Garda O’Boyce went on to describe “a government whose only agenda is to protect the economic traitors”. I’d have to admit that’s a bit unfair. That’s certainly not the Government’s only agenda. They’re also passionate about building a chaotic, expensive and unfair two-tier health system. And they’re true believers in using dangerous inequality as a social dynamic.
Garda O’Boyce said that gardai “are angry at being lectured by government on the need to be patriotic”, and aren’t we all? “This Government is misusing what it means to be Irish as they support a new aristocracy created in their image. This new aristocracy chooses whether to retain state pensions while still working . . .”
Let me stop you there, Garda O’Boyce. The pension-on-top-of-a-salary thing. Some of us were writing about that long before the collapse. Our complaint has nothing to do with forcing politicians to make sacrifices in a time of austerity. Big pensions for people already earning big salaries is just plain wrong.
The politicians took control of the payroll and swiped huge amounts of money. They called it expenses, pensions — whatever. The true description is looting. It happens all the time in the private sector, where executives control the payroll and declare themselves to be unique talents worthy of massive rewards. Name it for what it is — looting.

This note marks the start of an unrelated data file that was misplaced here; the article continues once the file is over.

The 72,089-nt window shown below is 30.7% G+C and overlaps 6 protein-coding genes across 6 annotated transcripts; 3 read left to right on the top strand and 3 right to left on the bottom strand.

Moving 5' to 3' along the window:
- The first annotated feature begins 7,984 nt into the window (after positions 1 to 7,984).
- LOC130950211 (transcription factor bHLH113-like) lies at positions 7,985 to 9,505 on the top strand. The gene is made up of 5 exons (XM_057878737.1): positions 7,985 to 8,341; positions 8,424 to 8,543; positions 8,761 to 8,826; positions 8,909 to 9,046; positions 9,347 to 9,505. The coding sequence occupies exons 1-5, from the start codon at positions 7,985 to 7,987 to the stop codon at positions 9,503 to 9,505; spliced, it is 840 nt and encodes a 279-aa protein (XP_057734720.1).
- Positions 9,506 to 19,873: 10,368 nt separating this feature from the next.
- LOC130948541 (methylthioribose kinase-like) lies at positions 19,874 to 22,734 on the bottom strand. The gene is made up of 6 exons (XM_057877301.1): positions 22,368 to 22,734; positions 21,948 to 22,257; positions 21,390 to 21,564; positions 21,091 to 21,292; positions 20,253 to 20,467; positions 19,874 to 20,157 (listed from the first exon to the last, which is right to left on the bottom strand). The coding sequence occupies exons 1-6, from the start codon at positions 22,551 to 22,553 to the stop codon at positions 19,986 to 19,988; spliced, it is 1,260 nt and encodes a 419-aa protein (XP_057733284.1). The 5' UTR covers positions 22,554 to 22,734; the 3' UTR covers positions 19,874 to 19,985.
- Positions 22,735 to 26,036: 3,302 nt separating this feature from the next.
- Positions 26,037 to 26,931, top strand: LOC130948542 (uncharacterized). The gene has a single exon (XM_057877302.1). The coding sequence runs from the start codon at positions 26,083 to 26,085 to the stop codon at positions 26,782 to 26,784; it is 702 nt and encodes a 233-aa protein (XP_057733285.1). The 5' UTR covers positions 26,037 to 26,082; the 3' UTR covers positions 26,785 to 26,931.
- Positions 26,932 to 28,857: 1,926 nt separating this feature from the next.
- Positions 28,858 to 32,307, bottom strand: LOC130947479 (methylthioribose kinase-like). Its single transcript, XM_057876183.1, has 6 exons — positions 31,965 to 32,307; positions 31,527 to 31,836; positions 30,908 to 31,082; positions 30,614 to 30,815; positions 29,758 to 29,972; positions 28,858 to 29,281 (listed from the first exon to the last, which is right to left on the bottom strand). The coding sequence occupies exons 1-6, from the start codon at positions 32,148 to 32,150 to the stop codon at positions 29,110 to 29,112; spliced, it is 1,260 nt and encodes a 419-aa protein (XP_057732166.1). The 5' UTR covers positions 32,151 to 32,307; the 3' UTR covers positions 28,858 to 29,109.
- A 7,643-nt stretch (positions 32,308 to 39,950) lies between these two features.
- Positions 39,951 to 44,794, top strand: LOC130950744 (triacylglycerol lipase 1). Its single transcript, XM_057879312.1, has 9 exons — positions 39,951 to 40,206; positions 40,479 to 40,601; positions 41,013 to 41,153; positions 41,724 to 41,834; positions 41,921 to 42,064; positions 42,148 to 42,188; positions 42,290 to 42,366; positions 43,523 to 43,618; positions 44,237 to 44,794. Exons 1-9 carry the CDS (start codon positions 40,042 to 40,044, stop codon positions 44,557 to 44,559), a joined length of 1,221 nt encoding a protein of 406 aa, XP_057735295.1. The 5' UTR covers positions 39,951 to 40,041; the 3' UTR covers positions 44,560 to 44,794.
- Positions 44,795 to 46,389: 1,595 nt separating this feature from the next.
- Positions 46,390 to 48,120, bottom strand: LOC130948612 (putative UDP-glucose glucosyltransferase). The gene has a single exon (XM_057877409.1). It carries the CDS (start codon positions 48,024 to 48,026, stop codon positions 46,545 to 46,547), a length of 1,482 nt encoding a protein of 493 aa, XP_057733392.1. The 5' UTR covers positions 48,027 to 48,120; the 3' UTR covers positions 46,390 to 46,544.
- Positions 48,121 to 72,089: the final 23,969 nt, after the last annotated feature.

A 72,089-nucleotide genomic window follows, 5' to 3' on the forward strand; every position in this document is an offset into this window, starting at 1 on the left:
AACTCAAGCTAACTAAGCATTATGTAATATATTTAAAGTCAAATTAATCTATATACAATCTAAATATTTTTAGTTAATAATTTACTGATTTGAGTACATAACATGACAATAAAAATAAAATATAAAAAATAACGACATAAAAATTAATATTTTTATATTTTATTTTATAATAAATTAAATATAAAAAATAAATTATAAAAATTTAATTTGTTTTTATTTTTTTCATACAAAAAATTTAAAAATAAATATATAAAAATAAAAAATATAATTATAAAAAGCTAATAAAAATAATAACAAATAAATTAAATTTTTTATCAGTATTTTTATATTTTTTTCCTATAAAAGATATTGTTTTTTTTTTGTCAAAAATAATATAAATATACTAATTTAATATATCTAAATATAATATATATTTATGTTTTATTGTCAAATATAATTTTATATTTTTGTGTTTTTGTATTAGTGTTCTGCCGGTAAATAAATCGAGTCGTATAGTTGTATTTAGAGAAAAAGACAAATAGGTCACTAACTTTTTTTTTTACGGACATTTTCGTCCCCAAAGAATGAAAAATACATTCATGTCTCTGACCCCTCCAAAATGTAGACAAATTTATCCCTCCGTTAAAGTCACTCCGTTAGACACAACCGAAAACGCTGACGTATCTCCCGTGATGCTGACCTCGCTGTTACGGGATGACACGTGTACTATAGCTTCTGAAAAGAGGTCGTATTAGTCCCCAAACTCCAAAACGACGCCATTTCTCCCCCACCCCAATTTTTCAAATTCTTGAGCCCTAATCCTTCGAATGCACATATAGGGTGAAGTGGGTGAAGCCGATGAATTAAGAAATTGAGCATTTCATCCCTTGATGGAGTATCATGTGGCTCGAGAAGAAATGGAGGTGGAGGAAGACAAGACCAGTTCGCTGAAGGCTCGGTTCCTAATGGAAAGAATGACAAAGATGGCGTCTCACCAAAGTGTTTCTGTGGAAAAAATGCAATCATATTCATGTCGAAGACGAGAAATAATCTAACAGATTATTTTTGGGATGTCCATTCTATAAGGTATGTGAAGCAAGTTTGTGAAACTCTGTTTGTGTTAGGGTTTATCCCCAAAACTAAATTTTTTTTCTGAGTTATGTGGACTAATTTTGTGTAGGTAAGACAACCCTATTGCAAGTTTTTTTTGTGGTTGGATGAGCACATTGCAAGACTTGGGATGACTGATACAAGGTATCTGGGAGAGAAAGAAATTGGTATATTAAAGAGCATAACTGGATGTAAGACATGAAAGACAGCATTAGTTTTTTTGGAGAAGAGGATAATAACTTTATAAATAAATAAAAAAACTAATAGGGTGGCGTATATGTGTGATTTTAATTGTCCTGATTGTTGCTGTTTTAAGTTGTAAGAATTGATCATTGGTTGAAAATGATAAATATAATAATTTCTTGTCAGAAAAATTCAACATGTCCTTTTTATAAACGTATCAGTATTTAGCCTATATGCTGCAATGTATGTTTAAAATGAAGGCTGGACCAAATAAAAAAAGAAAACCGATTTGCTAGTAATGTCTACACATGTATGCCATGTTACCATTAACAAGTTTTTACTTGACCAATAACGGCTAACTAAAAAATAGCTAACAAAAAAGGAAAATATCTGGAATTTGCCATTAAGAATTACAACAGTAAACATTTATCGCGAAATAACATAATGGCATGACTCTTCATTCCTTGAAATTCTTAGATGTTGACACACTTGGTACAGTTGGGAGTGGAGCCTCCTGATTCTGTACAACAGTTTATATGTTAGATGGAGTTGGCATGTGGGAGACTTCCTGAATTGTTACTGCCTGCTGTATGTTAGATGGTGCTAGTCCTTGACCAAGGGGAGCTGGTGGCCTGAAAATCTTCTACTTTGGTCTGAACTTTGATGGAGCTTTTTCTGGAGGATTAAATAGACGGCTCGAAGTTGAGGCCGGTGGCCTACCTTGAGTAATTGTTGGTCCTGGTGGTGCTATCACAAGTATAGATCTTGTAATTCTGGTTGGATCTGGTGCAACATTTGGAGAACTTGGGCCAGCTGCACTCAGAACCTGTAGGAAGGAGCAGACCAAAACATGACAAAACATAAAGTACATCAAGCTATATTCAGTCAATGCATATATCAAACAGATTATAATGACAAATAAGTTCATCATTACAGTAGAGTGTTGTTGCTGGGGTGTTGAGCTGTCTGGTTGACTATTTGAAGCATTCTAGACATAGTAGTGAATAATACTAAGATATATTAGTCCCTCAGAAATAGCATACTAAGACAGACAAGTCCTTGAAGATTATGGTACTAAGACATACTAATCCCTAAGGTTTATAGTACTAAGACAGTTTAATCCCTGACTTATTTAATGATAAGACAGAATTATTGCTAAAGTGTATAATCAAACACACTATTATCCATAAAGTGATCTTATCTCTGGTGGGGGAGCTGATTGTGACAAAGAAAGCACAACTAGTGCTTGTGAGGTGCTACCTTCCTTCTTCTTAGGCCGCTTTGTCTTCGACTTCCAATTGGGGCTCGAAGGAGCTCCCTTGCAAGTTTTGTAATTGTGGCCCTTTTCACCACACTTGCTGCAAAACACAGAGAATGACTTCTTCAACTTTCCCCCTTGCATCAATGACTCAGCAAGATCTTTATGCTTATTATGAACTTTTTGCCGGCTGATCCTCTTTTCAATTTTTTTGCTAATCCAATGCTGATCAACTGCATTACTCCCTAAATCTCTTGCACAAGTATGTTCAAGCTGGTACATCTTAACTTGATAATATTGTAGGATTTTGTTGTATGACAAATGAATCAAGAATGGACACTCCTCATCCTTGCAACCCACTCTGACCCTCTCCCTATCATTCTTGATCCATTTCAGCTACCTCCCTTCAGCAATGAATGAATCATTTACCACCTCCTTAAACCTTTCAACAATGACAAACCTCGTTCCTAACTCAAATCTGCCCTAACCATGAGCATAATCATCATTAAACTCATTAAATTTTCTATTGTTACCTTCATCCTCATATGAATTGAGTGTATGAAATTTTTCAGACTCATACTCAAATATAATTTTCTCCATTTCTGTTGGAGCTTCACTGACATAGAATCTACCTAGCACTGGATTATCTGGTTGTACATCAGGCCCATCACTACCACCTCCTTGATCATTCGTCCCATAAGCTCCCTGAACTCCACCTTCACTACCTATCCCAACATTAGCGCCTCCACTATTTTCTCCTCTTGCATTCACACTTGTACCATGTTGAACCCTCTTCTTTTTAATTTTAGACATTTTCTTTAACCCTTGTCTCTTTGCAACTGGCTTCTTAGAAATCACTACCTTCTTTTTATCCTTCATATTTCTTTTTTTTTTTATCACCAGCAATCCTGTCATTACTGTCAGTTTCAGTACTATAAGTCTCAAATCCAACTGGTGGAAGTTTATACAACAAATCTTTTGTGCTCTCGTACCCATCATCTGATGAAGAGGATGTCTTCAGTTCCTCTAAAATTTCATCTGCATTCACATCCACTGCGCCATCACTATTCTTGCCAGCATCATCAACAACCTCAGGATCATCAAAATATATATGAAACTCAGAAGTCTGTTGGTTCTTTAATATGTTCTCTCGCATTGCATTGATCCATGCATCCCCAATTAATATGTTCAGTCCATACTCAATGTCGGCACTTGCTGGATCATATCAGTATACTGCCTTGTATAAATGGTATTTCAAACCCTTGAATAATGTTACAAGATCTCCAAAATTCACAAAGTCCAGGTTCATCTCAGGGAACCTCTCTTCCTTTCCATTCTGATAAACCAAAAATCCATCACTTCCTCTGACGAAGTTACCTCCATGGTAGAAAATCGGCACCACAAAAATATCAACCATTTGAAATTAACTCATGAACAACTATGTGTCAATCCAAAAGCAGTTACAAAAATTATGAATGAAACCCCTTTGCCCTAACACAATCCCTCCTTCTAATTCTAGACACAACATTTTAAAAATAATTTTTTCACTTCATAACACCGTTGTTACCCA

Garda O’Boyce thinks the demonisation of the public service “verged on incitement to hatred”. A slight exaggeration, but I can see how it might feel that way. Certainly the Government sought to “drive a wedge between the public and private sectors”.
Now, how seditious was it of Garda O’Boyce to say all this? It’s not a secret that political parties take money from big business and frame public policy to suit their patrons. From that we got light-touch regulation and financial collapse. And most of the politicians responsible, and their financial backers, are still in business. And, apparently, none of this is a threat to democracy.
But when a policeman sees this, understands it and states it plainly in robust language he “crosses a line”. Today, we are in such extreme trouble that matters of pay, of housing and health and education are highly politicised. To merely discuss how we live is to enter “the political arena”. That is not Garda O’Boyce’s doing.
A lot of ordinary people like Garda O’Boyce now have a clear view of the catastrophe into which we’ve been hurled. (This is more than can be said for many politicians, academics and economists.)
We need these people talking, arguing — defending their corner. We need an active citizenry to balance the cronyism, incompetence and — yes — corruption of this society.
What we don’t need is to shut people up when they speak their minds on matters of public policy. The complaint about the GRA, for some, is not what was said but because of who said it. But there’s no need to fetishise the concept of a non-politicised police force. We want the police politically neutral, not brain-dead.
Possibly the most sick, repulsive and yet hilarious moment in the whole farce came when Minister for Justice Dermot Ahern said the GRA “owe the Irish people an apology”. It brings a new meaning to self-delusion when any member of this Government feels he has the right to call on anyone else to apologise for anything.